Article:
Geoffrey Plantagenet


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Geoffrey Plantagenet:

see Geoffrey IVGeoffrey IV,
known as Geoffrey Plantagenet
[O.Fr.,=sprig of broom; he usually wore a sprig in his helmet], 1113–51, count of Anjou (1129–51); son of Fulk, count of Anjou and king of Jerusalem.
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References in classic literature ?
In the meantime, he was strengthening his own faction in the kingdom, of which he proposed to dispute the succession, in case of the King's death, with the legitimate heir, Arthur Duke of Brittany, son of Geoffrey Plantagenet, the elder brother of John.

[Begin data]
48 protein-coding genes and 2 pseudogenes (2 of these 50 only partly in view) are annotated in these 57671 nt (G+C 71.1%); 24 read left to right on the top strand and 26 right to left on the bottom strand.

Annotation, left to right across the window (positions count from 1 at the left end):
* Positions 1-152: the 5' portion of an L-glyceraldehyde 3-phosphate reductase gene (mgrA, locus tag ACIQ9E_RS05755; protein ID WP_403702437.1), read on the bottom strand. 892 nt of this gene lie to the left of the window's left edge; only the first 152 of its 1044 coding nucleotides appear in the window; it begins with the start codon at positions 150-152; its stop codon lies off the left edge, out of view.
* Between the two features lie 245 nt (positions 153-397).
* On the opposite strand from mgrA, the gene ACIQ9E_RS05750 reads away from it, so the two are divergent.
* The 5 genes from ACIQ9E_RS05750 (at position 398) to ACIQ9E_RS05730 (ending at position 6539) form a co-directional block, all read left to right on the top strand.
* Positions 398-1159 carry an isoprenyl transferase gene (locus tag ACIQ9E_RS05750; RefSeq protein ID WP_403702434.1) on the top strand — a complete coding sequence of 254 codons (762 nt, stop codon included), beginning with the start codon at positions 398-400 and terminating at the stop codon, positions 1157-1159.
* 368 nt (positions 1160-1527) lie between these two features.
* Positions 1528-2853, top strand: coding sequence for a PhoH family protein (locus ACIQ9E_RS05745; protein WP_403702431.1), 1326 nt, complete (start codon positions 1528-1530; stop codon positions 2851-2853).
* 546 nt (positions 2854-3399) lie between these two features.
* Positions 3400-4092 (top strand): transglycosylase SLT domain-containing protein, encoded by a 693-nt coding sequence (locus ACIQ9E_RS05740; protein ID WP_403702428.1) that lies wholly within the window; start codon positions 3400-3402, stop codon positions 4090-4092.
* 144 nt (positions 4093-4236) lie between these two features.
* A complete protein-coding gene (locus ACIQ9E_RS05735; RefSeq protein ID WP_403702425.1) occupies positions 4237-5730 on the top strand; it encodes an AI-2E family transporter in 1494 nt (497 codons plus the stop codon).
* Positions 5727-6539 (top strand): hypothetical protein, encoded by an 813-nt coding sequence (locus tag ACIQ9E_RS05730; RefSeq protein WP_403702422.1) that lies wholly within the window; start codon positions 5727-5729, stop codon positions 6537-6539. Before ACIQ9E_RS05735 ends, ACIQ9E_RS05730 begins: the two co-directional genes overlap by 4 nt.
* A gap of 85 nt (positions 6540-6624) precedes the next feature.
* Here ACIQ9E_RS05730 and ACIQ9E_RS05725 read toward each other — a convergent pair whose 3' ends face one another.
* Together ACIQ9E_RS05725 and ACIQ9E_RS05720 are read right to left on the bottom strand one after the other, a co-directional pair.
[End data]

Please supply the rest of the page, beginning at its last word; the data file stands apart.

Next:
In the mid-1140s he entered the service of Archbishop Theobald of Canterbury, moving in 1159 to the household of Roger, Archbishop of York, until the latter's death in 1181, and remaining under Geoffrey Plantagenet until his own death in about 1200.
Among the Anglo-Norman aristocracy there were many who saw Henry as an outsider: an Angevin princeling, descended via his father, Count Geoffrey Plantagenet of Anjou, from a dynasty that had long been regarded as the principal rival on Normandy's southern frontier.
He had made his barons recognise as his heir his daughter Matilda, wife of Geoffrey Plantagenet, Count of Anjou.